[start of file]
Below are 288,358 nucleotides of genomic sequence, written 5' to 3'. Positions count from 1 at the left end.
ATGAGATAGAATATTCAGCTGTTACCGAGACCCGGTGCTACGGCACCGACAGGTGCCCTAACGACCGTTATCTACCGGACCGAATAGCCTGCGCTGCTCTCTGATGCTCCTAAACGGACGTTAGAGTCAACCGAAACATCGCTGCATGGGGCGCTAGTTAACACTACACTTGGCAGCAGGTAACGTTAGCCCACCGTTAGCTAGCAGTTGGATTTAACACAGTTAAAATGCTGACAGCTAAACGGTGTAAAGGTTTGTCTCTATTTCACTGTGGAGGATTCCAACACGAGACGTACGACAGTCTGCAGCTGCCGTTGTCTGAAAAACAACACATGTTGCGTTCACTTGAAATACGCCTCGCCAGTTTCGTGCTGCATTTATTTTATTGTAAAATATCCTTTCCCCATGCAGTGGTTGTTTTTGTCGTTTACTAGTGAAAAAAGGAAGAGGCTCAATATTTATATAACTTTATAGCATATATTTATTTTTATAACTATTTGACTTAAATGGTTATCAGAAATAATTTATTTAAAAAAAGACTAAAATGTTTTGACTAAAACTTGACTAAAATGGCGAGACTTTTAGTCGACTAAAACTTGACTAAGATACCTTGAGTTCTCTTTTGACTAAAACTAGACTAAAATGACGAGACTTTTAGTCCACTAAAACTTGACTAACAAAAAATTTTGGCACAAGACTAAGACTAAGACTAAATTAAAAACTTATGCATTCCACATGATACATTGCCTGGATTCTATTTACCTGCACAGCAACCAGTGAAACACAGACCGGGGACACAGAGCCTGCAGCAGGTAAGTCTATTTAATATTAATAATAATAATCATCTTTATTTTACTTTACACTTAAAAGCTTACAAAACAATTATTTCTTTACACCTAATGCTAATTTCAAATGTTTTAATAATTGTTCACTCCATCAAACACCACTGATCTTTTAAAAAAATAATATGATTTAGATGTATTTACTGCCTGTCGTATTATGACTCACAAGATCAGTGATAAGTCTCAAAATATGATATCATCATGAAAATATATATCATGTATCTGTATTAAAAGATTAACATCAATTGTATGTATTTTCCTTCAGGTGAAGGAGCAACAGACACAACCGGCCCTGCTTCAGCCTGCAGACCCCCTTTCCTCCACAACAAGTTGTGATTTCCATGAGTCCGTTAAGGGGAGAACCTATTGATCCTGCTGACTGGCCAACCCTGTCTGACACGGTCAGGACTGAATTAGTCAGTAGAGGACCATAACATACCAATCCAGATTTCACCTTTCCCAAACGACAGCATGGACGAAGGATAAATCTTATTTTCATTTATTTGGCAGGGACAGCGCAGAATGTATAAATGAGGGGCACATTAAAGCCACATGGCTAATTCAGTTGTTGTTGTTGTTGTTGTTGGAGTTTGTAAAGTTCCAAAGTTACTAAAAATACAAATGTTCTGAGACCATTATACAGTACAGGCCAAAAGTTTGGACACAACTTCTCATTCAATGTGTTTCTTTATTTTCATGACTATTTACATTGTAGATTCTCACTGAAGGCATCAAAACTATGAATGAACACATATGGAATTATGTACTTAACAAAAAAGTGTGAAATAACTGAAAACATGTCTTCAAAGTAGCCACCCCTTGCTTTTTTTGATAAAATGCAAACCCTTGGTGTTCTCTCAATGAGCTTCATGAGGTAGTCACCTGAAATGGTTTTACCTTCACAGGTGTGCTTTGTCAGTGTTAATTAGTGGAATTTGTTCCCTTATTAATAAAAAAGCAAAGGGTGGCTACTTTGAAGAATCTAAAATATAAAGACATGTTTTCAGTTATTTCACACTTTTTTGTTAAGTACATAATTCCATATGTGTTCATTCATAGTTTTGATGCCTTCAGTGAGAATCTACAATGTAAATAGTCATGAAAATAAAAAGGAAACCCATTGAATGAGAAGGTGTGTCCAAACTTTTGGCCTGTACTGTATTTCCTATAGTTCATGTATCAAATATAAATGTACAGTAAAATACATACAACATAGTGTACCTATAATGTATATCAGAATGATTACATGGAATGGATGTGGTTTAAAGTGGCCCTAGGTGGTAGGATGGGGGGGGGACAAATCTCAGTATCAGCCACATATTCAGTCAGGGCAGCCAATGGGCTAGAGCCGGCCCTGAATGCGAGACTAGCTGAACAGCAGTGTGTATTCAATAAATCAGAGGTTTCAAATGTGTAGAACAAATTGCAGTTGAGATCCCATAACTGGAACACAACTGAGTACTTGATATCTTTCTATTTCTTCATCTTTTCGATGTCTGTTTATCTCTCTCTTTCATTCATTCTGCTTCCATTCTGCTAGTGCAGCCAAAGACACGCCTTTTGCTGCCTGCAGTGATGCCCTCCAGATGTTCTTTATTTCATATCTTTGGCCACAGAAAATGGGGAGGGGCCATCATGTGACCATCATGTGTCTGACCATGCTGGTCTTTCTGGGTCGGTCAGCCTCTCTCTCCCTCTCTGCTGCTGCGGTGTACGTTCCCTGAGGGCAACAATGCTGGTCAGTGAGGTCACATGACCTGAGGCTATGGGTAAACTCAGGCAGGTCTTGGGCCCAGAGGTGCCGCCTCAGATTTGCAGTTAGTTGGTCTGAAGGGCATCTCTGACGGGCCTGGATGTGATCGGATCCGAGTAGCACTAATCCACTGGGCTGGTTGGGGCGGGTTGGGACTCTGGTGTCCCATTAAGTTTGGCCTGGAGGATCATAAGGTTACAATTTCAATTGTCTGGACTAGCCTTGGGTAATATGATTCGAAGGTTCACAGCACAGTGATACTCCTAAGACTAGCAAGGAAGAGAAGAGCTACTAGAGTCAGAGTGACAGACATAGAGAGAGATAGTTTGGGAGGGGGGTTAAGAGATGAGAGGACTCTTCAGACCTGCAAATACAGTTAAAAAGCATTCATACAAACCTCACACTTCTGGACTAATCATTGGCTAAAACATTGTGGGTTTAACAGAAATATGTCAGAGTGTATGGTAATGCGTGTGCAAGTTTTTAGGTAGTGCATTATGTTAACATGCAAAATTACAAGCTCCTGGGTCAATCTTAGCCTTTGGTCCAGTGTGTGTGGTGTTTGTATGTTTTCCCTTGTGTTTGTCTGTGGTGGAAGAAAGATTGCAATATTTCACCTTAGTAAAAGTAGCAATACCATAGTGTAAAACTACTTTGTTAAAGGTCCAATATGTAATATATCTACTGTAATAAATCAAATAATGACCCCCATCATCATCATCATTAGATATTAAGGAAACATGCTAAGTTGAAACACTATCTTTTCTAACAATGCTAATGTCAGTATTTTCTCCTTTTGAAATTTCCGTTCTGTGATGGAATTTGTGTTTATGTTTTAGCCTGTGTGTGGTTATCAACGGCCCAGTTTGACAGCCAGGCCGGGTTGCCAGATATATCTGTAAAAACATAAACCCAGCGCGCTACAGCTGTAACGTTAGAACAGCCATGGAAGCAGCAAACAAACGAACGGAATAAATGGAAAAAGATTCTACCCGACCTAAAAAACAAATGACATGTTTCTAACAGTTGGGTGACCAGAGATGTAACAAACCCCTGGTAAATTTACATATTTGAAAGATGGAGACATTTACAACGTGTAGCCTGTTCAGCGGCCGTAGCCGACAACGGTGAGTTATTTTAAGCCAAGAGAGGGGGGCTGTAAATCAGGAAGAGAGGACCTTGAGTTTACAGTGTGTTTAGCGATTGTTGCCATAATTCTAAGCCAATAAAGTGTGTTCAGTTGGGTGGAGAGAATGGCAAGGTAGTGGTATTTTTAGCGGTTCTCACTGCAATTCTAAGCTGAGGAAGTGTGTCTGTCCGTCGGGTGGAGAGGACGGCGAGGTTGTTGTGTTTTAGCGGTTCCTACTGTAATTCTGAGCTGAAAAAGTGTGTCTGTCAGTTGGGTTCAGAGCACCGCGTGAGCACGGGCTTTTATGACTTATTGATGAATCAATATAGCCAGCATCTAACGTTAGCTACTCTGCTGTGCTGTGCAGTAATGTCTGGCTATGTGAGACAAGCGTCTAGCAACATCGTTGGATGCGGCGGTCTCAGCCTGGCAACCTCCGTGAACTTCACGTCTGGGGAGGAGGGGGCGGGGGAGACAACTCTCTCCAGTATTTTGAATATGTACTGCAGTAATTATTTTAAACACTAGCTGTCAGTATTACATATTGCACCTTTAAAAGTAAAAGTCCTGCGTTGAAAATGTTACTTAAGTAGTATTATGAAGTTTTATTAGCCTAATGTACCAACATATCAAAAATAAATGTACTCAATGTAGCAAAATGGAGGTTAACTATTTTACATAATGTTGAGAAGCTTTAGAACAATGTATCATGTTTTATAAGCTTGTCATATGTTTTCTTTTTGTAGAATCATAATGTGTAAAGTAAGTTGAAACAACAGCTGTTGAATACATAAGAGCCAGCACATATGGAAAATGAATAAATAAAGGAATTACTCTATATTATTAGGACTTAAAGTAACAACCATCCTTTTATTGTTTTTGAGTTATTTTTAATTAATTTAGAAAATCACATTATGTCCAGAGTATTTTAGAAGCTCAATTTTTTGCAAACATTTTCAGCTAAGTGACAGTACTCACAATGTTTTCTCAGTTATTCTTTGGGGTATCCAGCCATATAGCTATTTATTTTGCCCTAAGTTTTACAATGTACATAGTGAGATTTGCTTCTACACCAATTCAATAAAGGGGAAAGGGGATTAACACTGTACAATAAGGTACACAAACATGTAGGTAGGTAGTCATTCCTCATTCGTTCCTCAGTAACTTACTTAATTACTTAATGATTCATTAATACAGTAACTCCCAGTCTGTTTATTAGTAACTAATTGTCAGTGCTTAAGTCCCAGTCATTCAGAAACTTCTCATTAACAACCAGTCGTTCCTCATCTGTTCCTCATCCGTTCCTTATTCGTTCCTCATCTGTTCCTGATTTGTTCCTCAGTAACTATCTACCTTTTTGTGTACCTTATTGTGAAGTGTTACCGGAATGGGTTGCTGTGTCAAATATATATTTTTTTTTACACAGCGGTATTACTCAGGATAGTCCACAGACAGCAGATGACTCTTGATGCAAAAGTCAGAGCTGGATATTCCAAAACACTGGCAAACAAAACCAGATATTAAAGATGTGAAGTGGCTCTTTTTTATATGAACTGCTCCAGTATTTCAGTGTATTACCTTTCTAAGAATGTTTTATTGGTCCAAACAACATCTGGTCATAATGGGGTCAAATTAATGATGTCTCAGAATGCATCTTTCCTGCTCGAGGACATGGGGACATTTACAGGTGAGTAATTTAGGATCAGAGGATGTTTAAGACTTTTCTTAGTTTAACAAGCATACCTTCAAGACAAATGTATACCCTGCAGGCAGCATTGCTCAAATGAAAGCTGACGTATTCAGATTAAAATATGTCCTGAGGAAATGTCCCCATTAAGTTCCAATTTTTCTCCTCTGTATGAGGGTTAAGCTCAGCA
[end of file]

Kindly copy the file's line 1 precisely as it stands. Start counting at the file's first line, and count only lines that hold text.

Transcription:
Below are 288,358 nucleotides of genomic sequence, written 5' to 3'. Positions count from 1 at the left end.